By Bruno Nwoke
Chief Femi Falana (SAN), has threatened to sue the Chief of Army Staff, Lt.-Gen. Tukur Buratai, over the continued detention of a former Commander of the Multi National Joint Task Force, Brig.-Gen. Enitan Ransome Kuti after completing a six-month prison term to which he was sentenced by a Special Court Martial on October 15, 2015.
In his letter dated February 26, 2016, and addressed to Buratai, Falana said Ransome-Kuti was unjustly sentenced to dismissal from the Nigerian Army and six-month imprisonment.
Chief Falana, who was Ransome-Kuti’s defence lawyer at the court martial, said his client had since his “unjust conviction” for “war-related crimes” remained in military detention, even when he ought to spend four calendar months in custody.
He said Ransome-Kuti’s continued detention could not be justified under the Armed Forces Act and the Constitution.
He stated that he might be compelled to approach the court for the enforcement of Ransome-Kuti’s fundamental right to personal liberty guaranteed by section 35 of the Constitution and Article 6 of the African Charter on Human and Peoples’ Rights (Ratification and Enforcement) Act.
He said, “We are therefore compelled to request you to use your good offices to ensure that our client is released from unjust and illegal incarceration forthwith.
“Take notice that if you fail or refuse to accede to our request by ensuring the immediate release of our client we shall not hesitate to seek redress in the Federal High Court with a view to securing the enforcement of his fundamental right to person liberty guaranteed by section 35 of the Constitution and article 6 of the African Charter on Human and Peoples’ Rights (Ratification and Enforcement) Act (Cap A9) Laws of the Federation of Nigeria, 2004.”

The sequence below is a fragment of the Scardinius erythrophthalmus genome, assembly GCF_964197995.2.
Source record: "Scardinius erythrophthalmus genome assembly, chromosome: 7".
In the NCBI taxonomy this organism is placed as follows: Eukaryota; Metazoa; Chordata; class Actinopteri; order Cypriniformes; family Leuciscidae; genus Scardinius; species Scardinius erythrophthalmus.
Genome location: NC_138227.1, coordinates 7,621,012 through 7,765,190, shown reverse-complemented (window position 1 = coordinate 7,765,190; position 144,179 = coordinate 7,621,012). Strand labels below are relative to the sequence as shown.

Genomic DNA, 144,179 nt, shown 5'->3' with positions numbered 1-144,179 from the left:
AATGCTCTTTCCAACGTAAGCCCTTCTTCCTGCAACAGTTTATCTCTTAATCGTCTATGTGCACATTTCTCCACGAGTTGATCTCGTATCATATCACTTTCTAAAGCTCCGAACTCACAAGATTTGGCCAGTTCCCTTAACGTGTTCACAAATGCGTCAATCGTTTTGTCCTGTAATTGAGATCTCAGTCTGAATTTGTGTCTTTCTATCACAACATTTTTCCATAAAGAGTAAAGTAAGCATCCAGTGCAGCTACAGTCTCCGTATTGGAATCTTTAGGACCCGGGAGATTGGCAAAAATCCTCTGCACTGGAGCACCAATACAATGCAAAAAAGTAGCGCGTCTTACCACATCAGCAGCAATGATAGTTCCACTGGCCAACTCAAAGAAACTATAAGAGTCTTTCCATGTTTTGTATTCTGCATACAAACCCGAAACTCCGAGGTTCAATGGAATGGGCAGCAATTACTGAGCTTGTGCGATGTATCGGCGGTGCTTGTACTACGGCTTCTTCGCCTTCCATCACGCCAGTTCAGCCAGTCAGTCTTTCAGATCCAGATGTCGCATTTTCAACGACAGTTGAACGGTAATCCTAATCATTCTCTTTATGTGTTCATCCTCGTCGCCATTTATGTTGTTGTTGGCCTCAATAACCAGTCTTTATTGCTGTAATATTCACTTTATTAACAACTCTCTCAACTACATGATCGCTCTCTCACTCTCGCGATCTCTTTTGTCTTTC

In his letter titled, ‘Request for release of Brig-Gen. E.A Ransome-Kuti (N/8301) from custody after serving six-month prison term’, Falana said he had made representation to the army authority with respect to the need for the findings of the court martial to be confirmed.
He said Buratai flagrantly turned down the request for Ransome-Kuti’s release pending his appeal against the verdict of the court martial “in flagrant violation of section 160 of the Armed Forces Act (Cap A20) Laws of the Federation of Nigeria, 2004.”
His letter read in part, “By letter dated 19 October 2015 we also requested the authorities of the Nigerian Army to release our client from military custody pending the determination of the appeal which he intended to file against the unjust findings of the Special Court Martial which convicted him of war related crimes and sentenced him to six-month imprisonment and dismissal from the Nigerian Army.
“For reasons best known to you the request for our client’s release pending appeal was turned down by your good self in flagrant violation of section 160 of the Armed Forces Act (Cap A20) Laws of the Federation of Nigeria, 2004.
“Thus, you caused our client to serve the six-month prison term without the confirmation of the findings of the Special Court Martial by the Army Council.
“As if that was not enough, you have ignored our demand for the release of our client since he completed the six-month prison term on February 15, 2016.
“In our letter dated February 12, 2016 on the subject matter, we had pointed out that our client ought to have spent 4 calendar months in custody by virtue of Regulations 54 and 55 of the Prisons Regulations made pursuant to the Prisons Act (CAP. P29) Laws of the Federation of Nigeria, 2004 which provides that every convict is entitled to a remission of one third of the sentence imposed by a court.”